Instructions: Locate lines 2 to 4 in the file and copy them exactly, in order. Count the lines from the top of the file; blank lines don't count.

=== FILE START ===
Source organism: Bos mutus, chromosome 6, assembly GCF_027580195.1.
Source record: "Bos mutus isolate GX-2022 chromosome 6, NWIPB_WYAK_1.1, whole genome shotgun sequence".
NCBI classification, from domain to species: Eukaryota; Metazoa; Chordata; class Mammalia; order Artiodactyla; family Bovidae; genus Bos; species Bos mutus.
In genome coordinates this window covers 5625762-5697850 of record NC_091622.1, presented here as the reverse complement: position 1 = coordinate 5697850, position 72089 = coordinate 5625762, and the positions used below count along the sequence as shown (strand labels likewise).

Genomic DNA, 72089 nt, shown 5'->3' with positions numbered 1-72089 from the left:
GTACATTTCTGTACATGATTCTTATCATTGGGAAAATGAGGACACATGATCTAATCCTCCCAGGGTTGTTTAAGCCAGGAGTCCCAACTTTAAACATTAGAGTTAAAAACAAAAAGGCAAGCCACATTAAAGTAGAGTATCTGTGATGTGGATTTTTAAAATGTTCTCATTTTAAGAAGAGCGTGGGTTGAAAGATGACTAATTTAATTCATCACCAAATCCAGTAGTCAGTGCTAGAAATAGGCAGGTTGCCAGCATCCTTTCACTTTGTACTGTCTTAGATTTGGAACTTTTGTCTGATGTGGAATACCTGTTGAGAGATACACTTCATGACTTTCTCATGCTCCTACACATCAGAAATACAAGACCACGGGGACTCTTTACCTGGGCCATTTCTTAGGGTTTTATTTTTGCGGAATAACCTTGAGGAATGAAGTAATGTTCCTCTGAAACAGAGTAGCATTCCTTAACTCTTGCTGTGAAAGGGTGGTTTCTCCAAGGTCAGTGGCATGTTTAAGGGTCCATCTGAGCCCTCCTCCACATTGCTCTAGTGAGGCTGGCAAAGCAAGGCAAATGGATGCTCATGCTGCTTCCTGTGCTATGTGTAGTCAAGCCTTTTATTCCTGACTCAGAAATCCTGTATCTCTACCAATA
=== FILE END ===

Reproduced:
Source record: "Bos mutus isolate GX-2022 chromosome 6, NWIPB_WYAK_1.1, whole genome shotgun sequence".
NCBI classification, from domain to species: Eukaryota; Metazoa; Chordata; class Mammalia; order Artiodactyla; family Bovidae; genus Bos; species Bos mutus.
In genome coordinates this window covers 5625762-5697850 of record NC_091622.1, presented here as the reverse complement: position 1 = coordinate 5697850, position 72089 = coordinate 5625762, and the positions used below count along the sequence as shown (strand labels likewise).